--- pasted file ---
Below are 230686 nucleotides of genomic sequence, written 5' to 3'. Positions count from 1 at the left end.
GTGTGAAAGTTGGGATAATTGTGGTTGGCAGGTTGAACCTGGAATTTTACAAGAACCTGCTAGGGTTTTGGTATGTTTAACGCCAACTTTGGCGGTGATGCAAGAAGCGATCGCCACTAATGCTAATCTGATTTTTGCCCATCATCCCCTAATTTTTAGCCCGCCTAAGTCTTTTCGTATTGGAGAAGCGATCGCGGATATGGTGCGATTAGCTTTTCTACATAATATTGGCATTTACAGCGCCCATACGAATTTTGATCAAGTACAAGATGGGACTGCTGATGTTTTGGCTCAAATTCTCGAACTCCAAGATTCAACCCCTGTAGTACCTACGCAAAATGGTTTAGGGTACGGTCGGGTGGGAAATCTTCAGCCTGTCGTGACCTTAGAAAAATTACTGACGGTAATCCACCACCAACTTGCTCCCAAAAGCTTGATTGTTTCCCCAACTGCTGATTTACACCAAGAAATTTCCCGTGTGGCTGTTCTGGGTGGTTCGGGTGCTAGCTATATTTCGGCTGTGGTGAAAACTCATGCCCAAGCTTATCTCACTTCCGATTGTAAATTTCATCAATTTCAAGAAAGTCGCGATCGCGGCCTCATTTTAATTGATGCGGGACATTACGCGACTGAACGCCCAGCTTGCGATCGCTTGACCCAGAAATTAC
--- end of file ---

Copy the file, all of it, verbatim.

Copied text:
Below are 230686 nucleotides of genomic sequence, written 5' to 3'. Positions count from 1 at the left end.
GTGTGAAAGTTGGGATAATTGTGGTTGGCAGGTTGAACCTGGAATTTTACAAGAACCTGCTAGGGTTTTGGTATGTTTAACGCCAACTTTGGCGGTGATGCAAGAAGCGATCGCCACTAATGCTAATCTGATTTTTGCCCATCATCCCCTAATTTTTAGCCCGCCTAAGTCTTTTCGTATTGGAGAAGCGATCGCGGATATGGTGCGATTAGCTTTTCTACATAATATTGGCATTTACAGCGCCCATACGAATTTTGATCAAGTACAAGATGGGACTGCTGATGTTTTGGCTCAAATTCTCGAACTCCAAGATTCAACCCCTGTAGTACCTACGCAAAATGGTTTAGGGTACGGTCGGGTGGGAAATCTTCAGCCTGTCGTGACCTTAGAAAAATTACTGACGGTAATCCACCACCAACTTGCTCCCAAAAGCTTGATTGTTTCCCCAACTGCTGATTTACACCAAGAAATTTCCCGTGTGGCTGTTCTGGGTGGTTCGGGTGCTAGCTATATTTCGGCTGTGGTGAAAACTCATGCCCAAGCTTATCTCACTTCCGATTGTAAATTTCATCAATTTCAAGAAAGTCGCGATCGCGGCCTCATTTTAATTGATGCGGGACATTACGCGACTGAACGCCCAGCTTGCGATCGCTTGACCCAGAAATTAC